Even well respected JVMs will exhibit memory exhaustion or
performance degradation if the application's memory management
is not properly addressed. One aspect of Java memory management,
GC patterns, can be examined through a tracing
option called verbosegc.
This option is often enabled through a JVM command-line parameter
Once verbosegc has been enabled, GC events will be written to the system error stream. This stream of data may also contain other information unrelated to verbosegc. Each stanza written by verbosegc will include information such as
There are usually other bits of information that are useful to know. The size of the trace and volume of GC data can be overwhelming. The GCA tool was written to manage the information in large verbosegc traces.
Summary First GC time: Wed, Feb 09, 08:43:40 PST Last GC time: Wed, Feb 09, 12:34:11 PST Total GCs: 395 Total GC Time: 27571 msec Average GC Time: 69 msec Percent GC Time: 0% Compactions: 3 Max GC time: 112 msec on Wed Feb 09 10:49:48 PST 2005
A histogram from the same sample run looks like
The command-line invocation that generated these views was
java -jar gca.jar progs/perl/gc/defaulterr.log ibm131
Main-Class entry in the
manifest will find and execute the
The first argument is the name of the file containing the
verbosegc output. The second argument is the name of the
JVM. It is important to get his right since different JVMs
format their verbosegc differently. At this time, only the
following JVMs are supported.
More will follow shortly. No bias is intended against Sun JDKs. I just don't have any installed on my system at the moment. In the interest of getting this tool out quickly, I opted to post it with only the above two JVMs.
An alternative is to invoke the program with a single argument indicating the GUI choice.
java -jar gca.jar swingPresently, the only choice available is "swing". Once the GUI starts, you will have to use the menu items to load the trace and select a view.
java -jar gca.jar <parameters>
where <parameters> are described
The JAR file manifest contains the required classpath entries
gca.jar. So no CLASSPATH setting is
needed. Just leave the JARs in the location in which they
gca.jarmanifest so that it can be executed with the following command:
java -jar gca.jar <parameters>If no parameters are present, a usage summary is printed to the command window.
If only one parameter is present, it is interpreted
as the GUI type. Presently, the only GUI type supported is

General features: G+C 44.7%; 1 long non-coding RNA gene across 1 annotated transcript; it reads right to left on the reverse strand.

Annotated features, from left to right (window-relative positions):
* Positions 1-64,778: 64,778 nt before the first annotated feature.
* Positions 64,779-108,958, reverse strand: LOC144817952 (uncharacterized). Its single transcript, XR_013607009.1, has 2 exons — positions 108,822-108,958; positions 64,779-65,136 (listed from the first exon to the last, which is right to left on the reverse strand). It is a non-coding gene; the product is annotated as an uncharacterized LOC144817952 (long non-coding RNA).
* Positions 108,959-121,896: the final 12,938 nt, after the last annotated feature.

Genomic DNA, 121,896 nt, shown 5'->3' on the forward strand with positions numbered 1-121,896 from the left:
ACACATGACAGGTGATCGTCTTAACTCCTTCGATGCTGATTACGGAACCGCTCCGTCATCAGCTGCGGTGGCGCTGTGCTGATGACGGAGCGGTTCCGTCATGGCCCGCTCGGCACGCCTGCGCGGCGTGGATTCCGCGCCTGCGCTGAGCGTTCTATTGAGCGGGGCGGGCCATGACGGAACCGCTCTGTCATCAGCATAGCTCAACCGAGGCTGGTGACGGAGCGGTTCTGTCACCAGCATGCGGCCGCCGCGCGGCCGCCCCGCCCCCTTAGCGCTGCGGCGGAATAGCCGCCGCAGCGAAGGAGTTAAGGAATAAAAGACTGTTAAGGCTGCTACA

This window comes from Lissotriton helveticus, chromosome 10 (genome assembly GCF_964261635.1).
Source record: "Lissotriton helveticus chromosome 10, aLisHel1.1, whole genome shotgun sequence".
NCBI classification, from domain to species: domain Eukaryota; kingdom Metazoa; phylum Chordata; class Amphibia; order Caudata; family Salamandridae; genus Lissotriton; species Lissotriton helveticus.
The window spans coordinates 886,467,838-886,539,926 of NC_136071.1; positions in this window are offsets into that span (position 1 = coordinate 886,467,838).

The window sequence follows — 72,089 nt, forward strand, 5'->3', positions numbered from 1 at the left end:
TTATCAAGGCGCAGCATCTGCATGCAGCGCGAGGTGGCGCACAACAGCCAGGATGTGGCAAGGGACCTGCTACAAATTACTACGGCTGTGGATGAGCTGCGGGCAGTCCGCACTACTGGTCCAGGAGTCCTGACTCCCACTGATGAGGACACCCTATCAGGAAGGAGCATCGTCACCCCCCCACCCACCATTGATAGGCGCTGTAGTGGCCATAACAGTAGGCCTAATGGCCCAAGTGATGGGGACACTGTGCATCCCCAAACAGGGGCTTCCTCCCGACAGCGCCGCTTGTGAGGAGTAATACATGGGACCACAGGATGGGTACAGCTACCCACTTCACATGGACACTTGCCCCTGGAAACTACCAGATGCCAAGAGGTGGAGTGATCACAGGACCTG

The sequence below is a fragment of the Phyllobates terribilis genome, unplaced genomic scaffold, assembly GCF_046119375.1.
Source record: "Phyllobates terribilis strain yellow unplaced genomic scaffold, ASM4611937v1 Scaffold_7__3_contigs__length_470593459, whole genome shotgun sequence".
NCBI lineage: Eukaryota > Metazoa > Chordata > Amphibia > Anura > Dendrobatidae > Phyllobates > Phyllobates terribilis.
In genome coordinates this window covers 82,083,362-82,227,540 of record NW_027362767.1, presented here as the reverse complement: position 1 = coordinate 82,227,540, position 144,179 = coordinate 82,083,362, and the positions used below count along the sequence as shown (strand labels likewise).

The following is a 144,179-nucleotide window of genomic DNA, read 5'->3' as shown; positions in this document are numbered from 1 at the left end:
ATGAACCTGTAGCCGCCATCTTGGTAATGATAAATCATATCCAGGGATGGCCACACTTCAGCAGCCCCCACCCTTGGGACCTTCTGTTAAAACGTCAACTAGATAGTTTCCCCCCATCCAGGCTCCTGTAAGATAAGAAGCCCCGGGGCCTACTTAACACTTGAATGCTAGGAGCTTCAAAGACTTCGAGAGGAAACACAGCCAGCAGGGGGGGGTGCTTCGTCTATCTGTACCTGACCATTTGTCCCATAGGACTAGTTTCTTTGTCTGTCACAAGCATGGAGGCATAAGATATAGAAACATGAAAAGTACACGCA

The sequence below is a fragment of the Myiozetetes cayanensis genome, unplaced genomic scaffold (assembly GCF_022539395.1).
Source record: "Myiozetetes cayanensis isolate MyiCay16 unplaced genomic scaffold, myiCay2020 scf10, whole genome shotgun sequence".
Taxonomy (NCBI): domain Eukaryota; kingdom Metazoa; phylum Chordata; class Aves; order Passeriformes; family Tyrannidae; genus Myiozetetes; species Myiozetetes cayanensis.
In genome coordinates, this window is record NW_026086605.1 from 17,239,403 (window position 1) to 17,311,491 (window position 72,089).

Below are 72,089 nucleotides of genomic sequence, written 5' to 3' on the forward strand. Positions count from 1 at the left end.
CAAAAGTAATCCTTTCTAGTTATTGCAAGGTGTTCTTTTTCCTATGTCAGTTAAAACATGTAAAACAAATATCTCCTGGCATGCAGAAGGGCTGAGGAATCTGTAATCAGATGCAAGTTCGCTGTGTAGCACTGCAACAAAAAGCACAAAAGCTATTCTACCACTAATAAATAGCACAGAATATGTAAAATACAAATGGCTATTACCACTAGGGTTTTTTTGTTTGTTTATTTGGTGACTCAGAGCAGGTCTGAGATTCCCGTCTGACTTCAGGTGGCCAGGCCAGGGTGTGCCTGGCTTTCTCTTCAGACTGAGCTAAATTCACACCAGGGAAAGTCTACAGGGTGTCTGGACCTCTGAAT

swing". The only other planned GUI type is
If two parameters are present, the first one is interpreted as the filename containing the verbosegc output. The second parameter is is interpreted as the jvm type. One has to know what the supported JVM types are to use this successfully. For this reason, the one parameter incantation is preferred in most cases.
When GCA is started as
java -jar gca.jar swingthe user is presented with an initially empty window. The first step is to read some verbosegc data. This is done with the File -> Open menu selection.
There is an entry field for the filename and a selection box for the JDK type. Once both filename and JDK type have been choosen, click Load to parse verbosegc file. When the staus message indicates it is finished, click Close.
Once the raw verbosegc data has been loaded, select the view in which to display the data. The choices of views are available under the Views menu. To view additional traces, select File -> Open to specify a new verbosegc trace.
You can also provide the GC file and JVM type on the command line.
java -jar gca.jar <filename> <jvm>
where <filename> is the absolute filename containing verbosegc output and <jvm> is one of the JVM strings listed above.
Thus it is a good practice to copy the verbose GC output to a focus file and delete all the entries that do not concern the test. Even the JVM start-up and idle time until the test begins will dilute the results. This is demonstrated in the sample output displayed above. GC records from all but one test were pruned. But the time between the JVM start-up until the actual testing began was several hours. This skewed the Percent GC Time. It shows 0% because there was less than 28 seconds of GC over a period of almost 4 hours. But the test itself only ran for less than an hour. It is for this reason that the first and last GC times are now listed in the Text View.